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5 Stars Out Of 5
This book is a must read!
January 4, 2012
For anyone who is serious about seeking after Christlikeness, this book is a must read. Jared doesn't unpack anything new. Rather, he is unpacking an age old message into a new context, the 21st century. He has entitled his message, "Gospel Wakefulness", but even by his own admission, doesn't feel like he came up with the term himself. Gospel Wakefulness is all about pursuing and being filled by the Gospel of Jesus Christ in new and fresh ways. Jared confesses that he worries that this message will get old. But he also calls that confession what it is, a lie. Everyone should read this book and have your heart, mind, and soul awoken to the Gospel in new and fresh ways. this message of Jared's is a message that the larger church body needs to hear! Thank you Jared!
In 1730 to 1740 America experienced the First Great Awakening, a revival that not only impacted the British Colonies, but one that spread around the globe. Around the time of the Civil War, America experienced the Second Great Awakening. Now 150 years later America is in a spiral down the trail of post-modernism! This contrast is striking. Has the Church fallen asleep? Has it failed in its mission assigned to us by our LORD in Matthew 28:19-20? Is the problem with the Church, or is the problem in the pew?
These are some of the questions that motivated me to take a look at the newest book by Jared Wilson, "Gospel Wakefulness". My own relationship with Christ also motivated me to take a look at this, and I was curious, just what is Gospel Wakefulness?
Jared Wilson defines "Gospel Wakefulness" as: "_treasuring Christ more greatly and savoring His power more sweetly (Wilson 24)." However, Mr. Wilson goes on to explain that Gospel Wakefulness is not something you do or can learn, but something that happens to you as you grow in your relationship with Christ (34).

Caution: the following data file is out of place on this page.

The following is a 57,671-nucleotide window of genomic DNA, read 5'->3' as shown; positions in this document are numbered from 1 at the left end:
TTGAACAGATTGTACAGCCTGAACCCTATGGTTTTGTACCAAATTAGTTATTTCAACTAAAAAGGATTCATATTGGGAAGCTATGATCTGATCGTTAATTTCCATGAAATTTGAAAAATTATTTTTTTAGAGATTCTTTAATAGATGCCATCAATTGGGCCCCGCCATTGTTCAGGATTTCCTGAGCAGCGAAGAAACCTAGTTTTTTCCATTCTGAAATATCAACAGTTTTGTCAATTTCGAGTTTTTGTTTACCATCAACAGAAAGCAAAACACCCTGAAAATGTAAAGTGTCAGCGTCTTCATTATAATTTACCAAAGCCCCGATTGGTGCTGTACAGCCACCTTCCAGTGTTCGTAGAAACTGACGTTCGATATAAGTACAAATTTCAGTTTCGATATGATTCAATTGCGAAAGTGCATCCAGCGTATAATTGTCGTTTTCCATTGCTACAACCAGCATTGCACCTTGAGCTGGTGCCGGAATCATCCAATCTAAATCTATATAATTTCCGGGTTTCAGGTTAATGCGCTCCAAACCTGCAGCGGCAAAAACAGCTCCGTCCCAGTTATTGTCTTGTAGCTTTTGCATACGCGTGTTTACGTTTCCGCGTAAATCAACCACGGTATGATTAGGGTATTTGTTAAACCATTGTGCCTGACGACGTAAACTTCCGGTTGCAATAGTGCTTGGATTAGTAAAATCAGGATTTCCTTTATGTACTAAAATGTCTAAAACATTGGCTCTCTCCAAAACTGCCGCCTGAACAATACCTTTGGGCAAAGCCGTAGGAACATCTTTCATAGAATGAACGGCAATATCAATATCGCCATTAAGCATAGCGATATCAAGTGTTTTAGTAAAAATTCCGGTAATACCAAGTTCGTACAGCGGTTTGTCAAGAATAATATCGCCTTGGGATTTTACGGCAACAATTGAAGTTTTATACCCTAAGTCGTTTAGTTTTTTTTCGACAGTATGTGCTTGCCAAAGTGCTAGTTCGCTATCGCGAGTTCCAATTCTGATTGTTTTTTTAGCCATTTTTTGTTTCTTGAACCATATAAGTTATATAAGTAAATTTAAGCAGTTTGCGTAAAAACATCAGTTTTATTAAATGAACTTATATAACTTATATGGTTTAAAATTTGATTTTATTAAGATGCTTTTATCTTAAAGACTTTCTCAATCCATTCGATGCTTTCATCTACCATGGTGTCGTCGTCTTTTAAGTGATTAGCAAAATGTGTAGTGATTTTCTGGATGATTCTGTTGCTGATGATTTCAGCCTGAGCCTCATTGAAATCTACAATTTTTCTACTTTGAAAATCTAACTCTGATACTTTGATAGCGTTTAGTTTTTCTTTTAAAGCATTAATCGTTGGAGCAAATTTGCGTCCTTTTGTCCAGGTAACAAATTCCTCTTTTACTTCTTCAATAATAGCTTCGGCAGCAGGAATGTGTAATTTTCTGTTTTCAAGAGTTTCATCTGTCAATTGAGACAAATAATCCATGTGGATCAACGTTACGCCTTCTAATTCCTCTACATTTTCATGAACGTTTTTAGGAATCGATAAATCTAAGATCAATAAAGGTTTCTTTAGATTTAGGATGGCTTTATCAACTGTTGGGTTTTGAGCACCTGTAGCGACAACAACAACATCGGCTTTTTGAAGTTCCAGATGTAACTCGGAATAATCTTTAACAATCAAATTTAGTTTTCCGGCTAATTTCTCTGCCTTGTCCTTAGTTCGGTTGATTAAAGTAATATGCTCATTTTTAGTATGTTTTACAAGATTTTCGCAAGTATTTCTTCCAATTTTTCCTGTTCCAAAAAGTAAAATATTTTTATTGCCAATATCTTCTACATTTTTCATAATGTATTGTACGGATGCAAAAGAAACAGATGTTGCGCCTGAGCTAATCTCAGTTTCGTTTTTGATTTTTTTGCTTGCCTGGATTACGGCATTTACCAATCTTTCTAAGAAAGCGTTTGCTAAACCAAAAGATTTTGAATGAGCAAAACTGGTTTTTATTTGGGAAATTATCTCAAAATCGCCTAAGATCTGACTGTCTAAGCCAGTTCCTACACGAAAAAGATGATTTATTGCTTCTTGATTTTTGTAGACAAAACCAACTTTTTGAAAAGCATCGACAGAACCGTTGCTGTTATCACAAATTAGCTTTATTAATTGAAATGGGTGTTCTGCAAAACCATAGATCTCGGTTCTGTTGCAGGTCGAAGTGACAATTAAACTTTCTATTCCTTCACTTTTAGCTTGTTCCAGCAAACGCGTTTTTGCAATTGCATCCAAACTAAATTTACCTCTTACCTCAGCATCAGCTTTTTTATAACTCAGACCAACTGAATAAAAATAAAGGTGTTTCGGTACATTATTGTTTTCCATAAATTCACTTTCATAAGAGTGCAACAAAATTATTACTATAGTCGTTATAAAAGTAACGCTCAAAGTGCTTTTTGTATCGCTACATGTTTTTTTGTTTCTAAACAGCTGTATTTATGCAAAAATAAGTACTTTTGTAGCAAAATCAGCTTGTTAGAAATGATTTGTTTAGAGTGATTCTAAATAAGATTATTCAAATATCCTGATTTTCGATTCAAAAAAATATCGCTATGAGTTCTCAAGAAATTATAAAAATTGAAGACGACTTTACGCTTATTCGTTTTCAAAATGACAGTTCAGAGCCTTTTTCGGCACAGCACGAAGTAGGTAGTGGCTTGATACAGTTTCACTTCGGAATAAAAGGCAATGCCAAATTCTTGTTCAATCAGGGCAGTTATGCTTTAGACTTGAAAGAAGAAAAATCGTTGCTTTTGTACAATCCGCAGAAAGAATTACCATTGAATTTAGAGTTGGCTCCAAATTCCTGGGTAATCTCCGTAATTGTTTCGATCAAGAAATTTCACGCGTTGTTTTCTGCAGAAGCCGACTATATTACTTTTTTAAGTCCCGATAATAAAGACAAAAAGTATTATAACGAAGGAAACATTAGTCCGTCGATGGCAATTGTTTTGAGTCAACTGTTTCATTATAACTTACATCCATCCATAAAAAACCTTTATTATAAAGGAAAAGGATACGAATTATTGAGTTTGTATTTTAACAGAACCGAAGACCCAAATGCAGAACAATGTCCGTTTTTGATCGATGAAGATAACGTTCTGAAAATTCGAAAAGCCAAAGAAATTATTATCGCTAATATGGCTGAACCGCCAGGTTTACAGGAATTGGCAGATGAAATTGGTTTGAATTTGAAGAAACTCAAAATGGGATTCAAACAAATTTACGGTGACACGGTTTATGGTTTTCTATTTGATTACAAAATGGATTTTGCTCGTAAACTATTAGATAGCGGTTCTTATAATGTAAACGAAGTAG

I like to share my disagreements up front. There is no advantage in my mind to hold off until the end, until people are reeled in to the greatness of a book (and this is a great book). However, it is written by man, and has flaws. My primary disagreement with Jared Wilson is in his view of how Gospel Wakefulness occurs as an act of God as a lover. Mr. Wilson makes the point that Gospel Wakefulness is being "swept off our feet by a romancing God (69)." He then goes on the attacks of what he calls machismo and saying that this is how God draws us (70). I've been saved now for almost 20 years, but there is no doubt in my mind that I have experienced Gospel Wakefulness as Jared Wilson defines it. However, I was not drawn to God by a romantic love, but that of the love of a father.
Hebrews 12: 5-6 says, "And have you forgotten the exhortation that addresses you as sons? "My son, do not regard lightly the discipline of the Lord, nor be weary when reproved by him. For the Lord disciplines the one he loves, and chastises every son whom he receives. (English Standard Bible)'" This is how the LORD stirred my heart to Gospel Wakefulness, not as some lover trying to woo His bride. I have been very blessed by the LORD since the point of my Wakefulness, for which I'm very thankful.
Now let me share you some of the many praise worthy aspects of this book. There is no doubt in my mind that Jared Wilson understands greatly that which he has written about. To have such a clear definition of Gospel Wakefulness, I believe, only comes from experiencing it for one's self. Throughout the book Jared Wilson also takes the time to share several other people's stories and their encounter with gospel wakefulness. One of the stories that really struck me was the story of Eric, probably because it some ways it mirrors my own story. Eric's story is in Chapter 2 which is Nonnegotiable Brokenness.
Another chapter that really stood out to me, not necessarily for myself, but because of my relationship with my wife, was the chapter on Depression. Jared helped put things in a way I could understand, and even see how better to minister to my wife who has dealt with depression since she was a child. In this chapter Jared mentions his own failing in ministering to someone who was severely depressed, but then goes on to explain how now he sees things differently. I've been like many of the Christians whom Jared mentioned who often times think that if a person's relationship with Christ was better then they wouldn't be depressed. This is of course untrue. Jared helped show me ways where I can stop being like Job's friends, and instead be the support my wife needs.